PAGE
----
Migrating models

Model migration allows you to easily move a live model from one controller to another. The same configuration of machines, units and their relationships will be replicated on a secondary controller, while your applications continue uninterrupted.

Migration is useful when upgrading a controller, for load balancing, and for providing additional flexibility.

When upgrading a controller, you can bootstrap a new controller running a newer version of Juju and then migrate each model across one at a time. This is safer than upgrading a controller while its running many applications.

Migration is equally useful for load balancing. If a controller hosting multiple models reaches capacity, you can now move the busiest models to a new controller, reducing load without affecting your applications.

For migration to work:

  • The source and destination controllers need to be in the same cloud environment.
  • The destination controller needs to be running on the same cloud substrate as the source controller.
  • Destination controllers on different regions or VPCs need direct connectivity to the source controller.
  • The version of Juju running on the destination controller needs to be the same or newer than the version on the source controller.

Note: A controller model can not be migrated.


To start a migration, the target controller must be in the Juju client's local configuration cache. See the 'clouds' documentation for details on how to do this.

While the migration process itself is robust, thanks to extensive checks before and during the process, we still recommend creating a backup of your source controller before performing a migration.

To create a backup that's both stored on the controller and downloaded locally, type the following:

juju switch controller
juju create-backup

See 'Backing Up and Restoring Juju' if you need further details.

To migrate a model on the current controller to a model on another controller, you simply name the model as the first argument followed by the target controller (a model with the same name can't exist on the target controller):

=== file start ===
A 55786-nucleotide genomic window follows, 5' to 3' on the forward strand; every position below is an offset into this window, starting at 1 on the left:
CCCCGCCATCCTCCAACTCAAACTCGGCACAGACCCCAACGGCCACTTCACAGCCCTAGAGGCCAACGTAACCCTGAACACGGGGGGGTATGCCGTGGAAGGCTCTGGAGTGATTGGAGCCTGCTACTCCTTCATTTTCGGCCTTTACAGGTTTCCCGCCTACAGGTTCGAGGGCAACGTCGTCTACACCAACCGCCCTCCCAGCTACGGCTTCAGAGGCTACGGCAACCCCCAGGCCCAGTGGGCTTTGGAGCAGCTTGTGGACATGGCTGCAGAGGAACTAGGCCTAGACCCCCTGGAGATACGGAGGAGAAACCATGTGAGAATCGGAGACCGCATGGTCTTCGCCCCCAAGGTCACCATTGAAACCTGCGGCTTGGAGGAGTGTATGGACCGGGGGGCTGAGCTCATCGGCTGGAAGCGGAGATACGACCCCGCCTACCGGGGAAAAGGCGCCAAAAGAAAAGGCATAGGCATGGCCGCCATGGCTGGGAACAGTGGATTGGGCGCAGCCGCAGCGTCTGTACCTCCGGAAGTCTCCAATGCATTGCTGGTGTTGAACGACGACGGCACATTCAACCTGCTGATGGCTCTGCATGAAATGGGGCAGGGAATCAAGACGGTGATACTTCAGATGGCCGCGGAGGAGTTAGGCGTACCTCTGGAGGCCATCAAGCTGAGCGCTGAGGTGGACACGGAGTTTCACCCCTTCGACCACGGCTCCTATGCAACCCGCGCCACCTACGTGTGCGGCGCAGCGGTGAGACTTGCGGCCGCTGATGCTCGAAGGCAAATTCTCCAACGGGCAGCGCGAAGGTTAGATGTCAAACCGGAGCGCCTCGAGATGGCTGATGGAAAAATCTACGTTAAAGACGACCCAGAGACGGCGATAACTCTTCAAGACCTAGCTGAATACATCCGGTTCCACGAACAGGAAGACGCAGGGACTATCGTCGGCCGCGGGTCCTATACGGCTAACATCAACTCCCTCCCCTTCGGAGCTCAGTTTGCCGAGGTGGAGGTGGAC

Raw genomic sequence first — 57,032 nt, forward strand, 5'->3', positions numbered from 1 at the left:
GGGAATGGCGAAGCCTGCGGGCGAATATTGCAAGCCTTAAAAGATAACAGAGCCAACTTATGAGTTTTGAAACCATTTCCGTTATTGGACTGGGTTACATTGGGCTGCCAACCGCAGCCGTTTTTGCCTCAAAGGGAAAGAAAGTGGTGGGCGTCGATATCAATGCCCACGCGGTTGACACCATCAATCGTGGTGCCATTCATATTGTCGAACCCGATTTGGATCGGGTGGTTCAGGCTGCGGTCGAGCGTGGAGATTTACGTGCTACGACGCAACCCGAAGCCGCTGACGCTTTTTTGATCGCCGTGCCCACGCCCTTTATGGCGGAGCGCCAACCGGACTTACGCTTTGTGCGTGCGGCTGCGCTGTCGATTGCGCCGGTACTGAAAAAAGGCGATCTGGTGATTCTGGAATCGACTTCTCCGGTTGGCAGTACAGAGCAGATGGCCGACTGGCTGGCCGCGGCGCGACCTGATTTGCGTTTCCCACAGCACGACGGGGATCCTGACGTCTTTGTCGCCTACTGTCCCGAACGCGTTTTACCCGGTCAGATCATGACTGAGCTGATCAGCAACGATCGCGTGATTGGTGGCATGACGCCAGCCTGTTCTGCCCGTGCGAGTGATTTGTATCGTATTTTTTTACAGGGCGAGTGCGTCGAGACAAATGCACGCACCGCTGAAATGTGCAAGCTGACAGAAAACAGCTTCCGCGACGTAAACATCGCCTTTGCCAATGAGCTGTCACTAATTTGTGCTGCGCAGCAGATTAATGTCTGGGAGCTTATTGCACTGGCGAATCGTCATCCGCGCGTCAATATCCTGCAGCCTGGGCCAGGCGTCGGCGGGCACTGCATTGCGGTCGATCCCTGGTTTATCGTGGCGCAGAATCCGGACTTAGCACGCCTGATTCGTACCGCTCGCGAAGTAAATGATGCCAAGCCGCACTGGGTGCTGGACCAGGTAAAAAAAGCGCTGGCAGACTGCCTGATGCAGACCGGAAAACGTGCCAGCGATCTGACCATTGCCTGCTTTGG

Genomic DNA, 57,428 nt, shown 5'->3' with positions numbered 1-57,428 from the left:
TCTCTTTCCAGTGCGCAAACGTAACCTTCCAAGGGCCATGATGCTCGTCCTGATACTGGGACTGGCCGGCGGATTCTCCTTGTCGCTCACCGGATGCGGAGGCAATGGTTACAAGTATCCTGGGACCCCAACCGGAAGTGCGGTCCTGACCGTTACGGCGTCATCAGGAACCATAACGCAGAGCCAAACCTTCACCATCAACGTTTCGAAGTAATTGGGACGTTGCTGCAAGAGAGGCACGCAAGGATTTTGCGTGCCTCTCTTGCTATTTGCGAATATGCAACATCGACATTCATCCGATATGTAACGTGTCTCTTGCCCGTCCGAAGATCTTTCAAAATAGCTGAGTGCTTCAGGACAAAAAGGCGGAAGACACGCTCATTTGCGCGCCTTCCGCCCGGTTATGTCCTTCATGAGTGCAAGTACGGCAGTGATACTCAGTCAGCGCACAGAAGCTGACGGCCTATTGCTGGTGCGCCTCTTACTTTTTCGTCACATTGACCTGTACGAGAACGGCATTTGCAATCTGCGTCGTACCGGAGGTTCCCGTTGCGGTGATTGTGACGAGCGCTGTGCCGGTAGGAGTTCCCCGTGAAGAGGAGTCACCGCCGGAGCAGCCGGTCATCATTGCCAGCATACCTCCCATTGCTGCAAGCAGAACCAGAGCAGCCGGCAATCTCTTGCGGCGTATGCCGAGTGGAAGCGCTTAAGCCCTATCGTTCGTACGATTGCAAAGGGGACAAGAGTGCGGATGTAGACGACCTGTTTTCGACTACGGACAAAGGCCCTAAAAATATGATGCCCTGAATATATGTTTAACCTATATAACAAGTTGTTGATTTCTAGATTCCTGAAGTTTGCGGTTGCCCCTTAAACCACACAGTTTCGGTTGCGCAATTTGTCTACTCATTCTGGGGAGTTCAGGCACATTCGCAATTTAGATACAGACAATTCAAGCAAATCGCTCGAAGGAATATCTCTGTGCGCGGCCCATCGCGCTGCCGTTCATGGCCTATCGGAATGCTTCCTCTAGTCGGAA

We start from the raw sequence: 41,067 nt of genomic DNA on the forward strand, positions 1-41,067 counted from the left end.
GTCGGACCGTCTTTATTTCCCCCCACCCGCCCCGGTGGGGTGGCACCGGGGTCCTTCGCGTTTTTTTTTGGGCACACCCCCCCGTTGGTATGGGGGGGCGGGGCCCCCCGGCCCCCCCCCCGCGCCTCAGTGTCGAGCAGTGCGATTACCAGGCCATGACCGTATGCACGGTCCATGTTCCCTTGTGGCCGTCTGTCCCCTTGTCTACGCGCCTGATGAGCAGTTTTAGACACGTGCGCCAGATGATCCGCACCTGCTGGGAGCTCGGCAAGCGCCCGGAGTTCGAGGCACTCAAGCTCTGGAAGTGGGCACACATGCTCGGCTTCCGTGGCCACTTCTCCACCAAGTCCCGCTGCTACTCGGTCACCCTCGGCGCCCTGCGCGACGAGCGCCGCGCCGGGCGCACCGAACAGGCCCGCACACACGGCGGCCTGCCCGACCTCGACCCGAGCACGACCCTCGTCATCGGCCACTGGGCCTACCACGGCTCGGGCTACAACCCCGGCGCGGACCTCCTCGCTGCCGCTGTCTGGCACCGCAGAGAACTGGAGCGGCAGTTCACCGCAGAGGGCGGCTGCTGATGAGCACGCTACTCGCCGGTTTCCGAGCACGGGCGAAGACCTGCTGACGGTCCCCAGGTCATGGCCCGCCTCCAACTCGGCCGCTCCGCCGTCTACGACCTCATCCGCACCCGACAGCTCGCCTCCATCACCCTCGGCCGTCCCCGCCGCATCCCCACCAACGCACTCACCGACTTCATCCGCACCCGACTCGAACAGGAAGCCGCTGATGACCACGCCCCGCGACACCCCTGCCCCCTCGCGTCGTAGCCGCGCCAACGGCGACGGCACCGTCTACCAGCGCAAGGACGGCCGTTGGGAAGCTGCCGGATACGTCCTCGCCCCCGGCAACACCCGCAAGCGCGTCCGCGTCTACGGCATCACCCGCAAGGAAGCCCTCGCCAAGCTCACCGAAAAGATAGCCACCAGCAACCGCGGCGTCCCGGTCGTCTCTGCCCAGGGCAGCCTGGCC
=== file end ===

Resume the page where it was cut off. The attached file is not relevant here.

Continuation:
juju migrate <model-name> <target-controller-name>

This will initiate the migration with output similar to the following:

Migration started with ID "d1924666-1b00-4805-89b5-5ed5a6744426:0"

You can monitor the migration progress from the output of the juju status command run against the source model. You may want to use a command such as watch to automatically refresh the status output, rather than manually running status each time:

watch --color -n 1 juju status --color

In the status output, a 'Notes' column is appended to the model overview line at the top of the output. The migration will step through various states, from 'starting' to 'successful', while the migration is in progress.

The 'status' section in the output from the juju show-model command also includes details on the current or most recently run migration. It adds extra information too, such as the migration start time, and is a good place to start if you need to determine why a migration has failed.

This section will look similar to the following after starting a migration:

    current: available
    since: 23 hours ago
    migration: uploading model binaries into target controller
    migration-start: 21 seconds ago

If the migration fails at any point, the model will be safely reinstated on its original controller in the same state it was in before the migration process was started.

The duration of a migration will obviously depend on the complexity of the model, the resources it uses and the capabilities of the hosted environment. Most migrations will take minutes, and even large deployments are unlikely to take hours.

When complete, the model will no longer exist on the source controller, and the model, all its applications, machines and units will be running on the secondary controller.

Use juju switch to select the migrated model in the destination controller:

juju switch <target controller>:<model>
juju status

© 2018 Canonical Ltd. Ubuntu and Canonical are registered trademarks of Canonical Ltd.